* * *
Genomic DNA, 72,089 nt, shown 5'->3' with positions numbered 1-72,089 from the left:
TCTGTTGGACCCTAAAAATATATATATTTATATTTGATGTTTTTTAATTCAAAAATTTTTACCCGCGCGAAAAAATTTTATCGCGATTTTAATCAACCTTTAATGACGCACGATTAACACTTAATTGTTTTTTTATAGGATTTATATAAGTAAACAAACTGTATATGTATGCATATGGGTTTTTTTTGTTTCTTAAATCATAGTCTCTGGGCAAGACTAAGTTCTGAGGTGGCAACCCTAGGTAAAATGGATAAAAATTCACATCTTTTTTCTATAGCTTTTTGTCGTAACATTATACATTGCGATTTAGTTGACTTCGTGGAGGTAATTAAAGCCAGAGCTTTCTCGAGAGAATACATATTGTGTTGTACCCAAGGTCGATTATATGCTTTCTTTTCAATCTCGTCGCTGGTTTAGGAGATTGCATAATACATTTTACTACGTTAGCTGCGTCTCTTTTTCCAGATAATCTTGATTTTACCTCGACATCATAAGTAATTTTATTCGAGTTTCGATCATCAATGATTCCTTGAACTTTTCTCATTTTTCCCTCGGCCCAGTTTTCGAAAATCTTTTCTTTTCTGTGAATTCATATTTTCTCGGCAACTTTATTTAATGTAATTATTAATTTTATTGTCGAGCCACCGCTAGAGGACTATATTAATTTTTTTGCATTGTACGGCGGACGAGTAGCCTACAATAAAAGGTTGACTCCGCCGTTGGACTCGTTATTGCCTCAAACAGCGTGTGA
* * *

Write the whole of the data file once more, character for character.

Genomic DNA, 72,089 nt, shown 5'->3' with positions numbered 1-72,089 from the left:
TCTGTTGGACCCTAAAAATATATATATTTATATTTGATGTTTTTTAATTCAAAAATTTTTACCCGCGCGAAAAAATTTTATCGCGATTTTAATCAACCTTTAATGACGCACGATTAACACTTAATTGTTTTTTTATAGGATTTATATAAGTAAACAAACTGTATATGTATGCATATGGGTTTTTTTTGTTTCTTAAATCATAGTCTCTGGGCAAGACTAAGTTCTGAGGTGGCAACCCTAGGTAAAATGGATAAAAATTCACATCTTTTTTCTATAGCTTTTTGTCGTAACATTATACATTGCGATTTAGTTGACTTCGTGGAGGTAATTAAAGCCAGAGCTTTCTCGAGAGAATACATATTGTGTTGTACCCAAGGTCGATTATATGCTTTCTTTTCAATCTCGTCGCTGGTTTAGGAGATTGCATAATACATTTTACTACGTTAGCTGCGTCTCTTTTTCCAGATAATCTTGATTTTACCTCGACATCATAAGTAATTTTATTCGAGTTTCGATCATCAATGATTCCTTGAACTTTTCTCATTTTTCCCTCGGCCCAGTTTTCGAAAATCTTTTCTTTTCTGTGAATTCATATTTTCTCGGCAACTTTATTTAATGTAATTATTAATTTTATTGTCGAGCCACCGCTAGAGGACTATATTAATTTTTTTGCATTGTACGGCGGACGAGTAGCCTACAATAAAAGGTTGACTCCGCCGTTGGACTCGTTATTGCCTCAAACAGCGTGTGA